gossamer

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English[edit]

Etymology[edit]

From Middle English gossomer, from gos (goose) + somer (summer).

Noun[edit]

gossamer (countable and uncountable, plural gossamers)

  1. A fine film or strand as of cobwebs, floating in the air or caught on bushes etc.
  2. A soft, sheer fabric.
  3. Anything delicate, light and flimsy.

Derived terms[edit]

Translations[edit]

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Adjective[edit]

gossamer (comparative more gossamer, superlative most gossamer)

  1. Tenuous, light, filmy or delicate.
    The heaven was spangled with tremulous stars, and at the horizon the clouds hung down in gossamer folds—God's robe trailing in the sea!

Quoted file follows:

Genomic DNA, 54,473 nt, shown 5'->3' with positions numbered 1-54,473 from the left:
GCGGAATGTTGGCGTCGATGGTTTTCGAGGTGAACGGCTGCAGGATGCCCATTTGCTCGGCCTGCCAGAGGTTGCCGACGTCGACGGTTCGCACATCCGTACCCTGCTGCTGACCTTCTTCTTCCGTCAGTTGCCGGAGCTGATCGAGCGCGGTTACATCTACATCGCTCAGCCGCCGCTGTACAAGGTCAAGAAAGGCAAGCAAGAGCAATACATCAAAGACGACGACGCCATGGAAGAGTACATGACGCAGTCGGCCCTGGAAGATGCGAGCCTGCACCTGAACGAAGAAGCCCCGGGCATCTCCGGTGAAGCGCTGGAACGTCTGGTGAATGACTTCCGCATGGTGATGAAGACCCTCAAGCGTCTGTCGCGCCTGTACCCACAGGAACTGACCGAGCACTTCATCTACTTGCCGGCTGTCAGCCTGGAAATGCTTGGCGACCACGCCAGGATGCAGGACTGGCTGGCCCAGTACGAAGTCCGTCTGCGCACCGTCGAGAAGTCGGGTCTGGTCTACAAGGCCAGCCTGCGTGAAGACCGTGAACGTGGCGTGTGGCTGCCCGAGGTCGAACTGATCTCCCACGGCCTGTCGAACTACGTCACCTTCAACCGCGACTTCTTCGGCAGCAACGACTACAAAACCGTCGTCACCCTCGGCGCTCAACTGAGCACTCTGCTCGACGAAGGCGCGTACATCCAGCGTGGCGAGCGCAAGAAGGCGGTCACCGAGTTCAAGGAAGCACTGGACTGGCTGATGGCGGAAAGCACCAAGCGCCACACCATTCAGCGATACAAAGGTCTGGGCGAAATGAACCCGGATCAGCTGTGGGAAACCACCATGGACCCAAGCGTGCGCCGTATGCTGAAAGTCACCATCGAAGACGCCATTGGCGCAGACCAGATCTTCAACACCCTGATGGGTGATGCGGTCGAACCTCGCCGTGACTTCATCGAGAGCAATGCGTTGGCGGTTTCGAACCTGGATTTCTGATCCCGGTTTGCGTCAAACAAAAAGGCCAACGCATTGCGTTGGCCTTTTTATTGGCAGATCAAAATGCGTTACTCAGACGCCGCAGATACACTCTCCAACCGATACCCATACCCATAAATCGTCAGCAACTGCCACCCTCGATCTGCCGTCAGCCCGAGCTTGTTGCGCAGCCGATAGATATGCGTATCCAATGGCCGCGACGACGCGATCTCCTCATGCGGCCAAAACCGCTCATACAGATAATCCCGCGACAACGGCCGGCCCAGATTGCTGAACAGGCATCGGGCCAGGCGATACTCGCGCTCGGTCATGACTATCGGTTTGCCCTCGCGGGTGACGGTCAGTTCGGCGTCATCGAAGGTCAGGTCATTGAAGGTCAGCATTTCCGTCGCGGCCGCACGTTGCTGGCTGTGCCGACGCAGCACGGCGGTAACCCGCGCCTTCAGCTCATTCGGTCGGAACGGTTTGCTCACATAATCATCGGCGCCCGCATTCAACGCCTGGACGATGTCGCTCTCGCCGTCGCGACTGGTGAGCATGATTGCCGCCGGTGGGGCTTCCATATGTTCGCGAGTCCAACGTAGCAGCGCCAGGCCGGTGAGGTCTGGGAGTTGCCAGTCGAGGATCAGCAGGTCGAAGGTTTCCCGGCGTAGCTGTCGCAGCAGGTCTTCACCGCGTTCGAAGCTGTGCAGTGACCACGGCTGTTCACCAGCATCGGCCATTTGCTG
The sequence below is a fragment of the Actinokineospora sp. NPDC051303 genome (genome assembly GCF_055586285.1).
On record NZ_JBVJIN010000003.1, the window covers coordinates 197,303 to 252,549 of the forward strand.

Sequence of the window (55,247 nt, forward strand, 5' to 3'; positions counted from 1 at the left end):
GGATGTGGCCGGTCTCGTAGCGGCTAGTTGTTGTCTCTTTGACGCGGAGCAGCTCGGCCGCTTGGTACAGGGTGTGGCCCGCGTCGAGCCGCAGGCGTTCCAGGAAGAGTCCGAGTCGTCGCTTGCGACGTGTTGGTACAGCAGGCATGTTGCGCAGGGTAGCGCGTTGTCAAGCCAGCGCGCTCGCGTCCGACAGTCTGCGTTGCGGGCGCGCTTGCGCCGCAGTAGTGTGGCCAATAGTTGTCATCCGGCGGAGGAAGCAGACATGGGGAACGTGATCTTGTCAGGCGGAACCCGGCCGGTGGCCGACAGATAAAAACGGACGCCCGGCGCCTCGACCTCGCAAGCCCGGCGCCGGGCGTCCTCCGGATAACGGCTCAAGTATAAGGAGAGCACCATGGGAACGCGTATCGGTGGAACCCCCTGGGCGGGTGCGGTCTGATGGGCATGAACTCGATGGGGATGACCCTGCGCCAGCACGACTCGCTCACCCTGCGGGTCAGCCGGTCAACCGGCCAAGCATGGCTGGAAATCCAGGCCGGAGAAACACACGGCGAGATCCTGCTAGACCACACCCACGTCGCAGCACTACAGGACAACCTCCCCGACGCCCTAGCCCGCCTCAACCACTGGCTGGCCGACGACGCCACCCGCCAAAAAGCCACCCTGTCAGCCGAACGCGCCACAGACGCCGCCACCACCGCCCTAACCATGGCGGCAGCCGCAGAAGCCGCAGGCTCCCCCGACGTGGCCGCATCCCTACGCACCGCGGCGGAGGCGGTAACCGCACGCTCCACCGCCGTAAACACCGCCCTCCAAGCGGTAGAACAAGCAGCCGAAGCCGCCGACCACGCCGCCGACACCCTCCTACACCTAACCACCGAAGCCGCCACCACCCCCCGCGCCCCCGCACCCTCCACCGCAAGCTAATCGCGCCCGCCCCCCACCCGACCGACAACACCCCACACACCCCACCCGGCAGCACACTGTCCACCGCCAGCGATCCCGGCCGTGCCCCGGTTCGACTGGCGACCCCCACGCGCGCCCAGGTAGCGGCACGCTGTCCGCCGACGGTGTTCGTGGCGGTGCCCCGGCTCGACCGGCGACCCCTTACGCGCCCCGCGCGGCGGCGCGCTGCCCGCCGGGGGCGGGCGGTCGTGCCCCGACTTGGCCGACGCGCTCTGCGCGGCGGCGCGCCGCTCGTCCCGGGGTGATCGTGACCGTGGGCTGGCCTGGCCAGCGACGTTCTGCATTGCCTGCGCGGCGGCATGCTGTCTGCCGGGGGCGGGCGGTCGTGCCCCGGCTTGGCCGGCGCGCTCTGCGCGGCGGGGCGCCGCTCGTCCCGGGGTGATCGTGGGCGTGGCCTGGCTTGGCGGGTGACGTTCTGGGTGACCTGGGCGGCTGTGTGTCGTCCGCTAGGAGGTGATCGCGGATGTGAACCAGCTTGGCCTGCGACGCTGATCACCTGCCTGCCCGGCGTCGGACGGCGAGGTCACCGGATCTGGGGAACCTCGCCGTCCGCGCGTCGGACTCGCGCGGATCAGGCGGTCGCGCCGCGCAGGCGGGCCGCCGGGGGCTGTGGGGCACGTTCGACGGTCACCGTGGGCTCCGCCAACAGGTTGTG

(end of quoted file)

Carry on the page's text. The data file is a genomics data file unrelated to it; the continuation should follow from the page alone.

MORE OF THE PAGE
• 1922, Michael Arlen, “Ep./1/2”, in “Piracy”: A Romantic Chronicle of These Days:
      He walked. To the corner of Hamilton Place and Picadilly, and there stayed for a while, for it is a romantic station by night. The vague and careless rain looked like threads of gossamer silver passing across the light of the arc-lamps.

Synonyms[edit]

Translations[edit]